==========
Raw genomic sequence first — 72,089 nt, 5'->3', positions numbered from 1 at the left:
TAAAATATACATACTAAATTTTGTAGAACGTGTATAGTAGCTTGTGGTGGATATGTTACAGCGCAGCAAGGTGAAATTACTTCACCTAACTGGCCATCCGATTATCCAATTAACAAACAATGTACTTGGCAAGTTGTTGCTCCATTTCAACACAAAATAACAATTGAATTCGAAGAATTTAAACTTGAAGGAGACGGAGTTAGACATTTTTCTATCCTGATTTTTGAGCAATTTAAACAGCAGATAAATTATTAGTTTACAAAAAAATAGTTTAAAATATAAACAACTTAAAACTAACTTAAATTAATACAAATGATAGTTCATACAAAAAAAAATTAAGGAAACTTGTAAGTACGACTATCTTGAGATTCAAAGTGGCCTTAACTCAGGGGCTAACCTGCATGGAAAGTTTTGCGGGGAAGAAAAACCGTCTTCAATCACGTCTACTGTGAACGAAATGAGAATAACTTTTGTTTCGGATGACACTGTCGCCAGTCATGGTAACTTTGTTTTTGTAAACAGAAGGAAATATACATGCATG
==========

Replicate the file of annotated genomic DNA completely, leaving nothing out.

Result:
Raw genomic sequence first — 72,089 nt, 5'->3', positions numbered from 1 at the left:
TAAAATATACATACTAAATTTTGTAGAACGTGTATAGTAGCTTGTGGTGGATATGTTACAGCGCAGCAAGGTGAAATTACTTCACCTAACTGGCCATCCGATTATCCAATTAACAAACAATGTACTTGGCAAGTTGTTGCTCCATTTCAACACAAAATAACAATTGAATTCGAAGAATTTAAACTTGAAGGAGACGGAGTTAGACATTTTTCTATCCTGATTTTTGAGCAATTTAAACAGCAGATAAATTATTAGTTTACAAAAAAATAGTTTAAAATATAAACAACTTAAAACTAACTTAAATTAATACAAATGATAGTTCATACAAAAAAAAATTAAGGAAACTTGTAAGTACGACTATCTTGAGATTCAAAGTGGCCTTAACTCAGGGGCTAACCTGCATGGAAAGTTTTGCGGGGAAGAAAAACCGTCTTCAATCACGTCTACTGTGAACGAAATGAGAATAACTTTTGTTTCGGATGACACTGTCGCCAGTCATGGTAACTTTGTTTTTGTAAACAGAAGGAAATATACATGCATG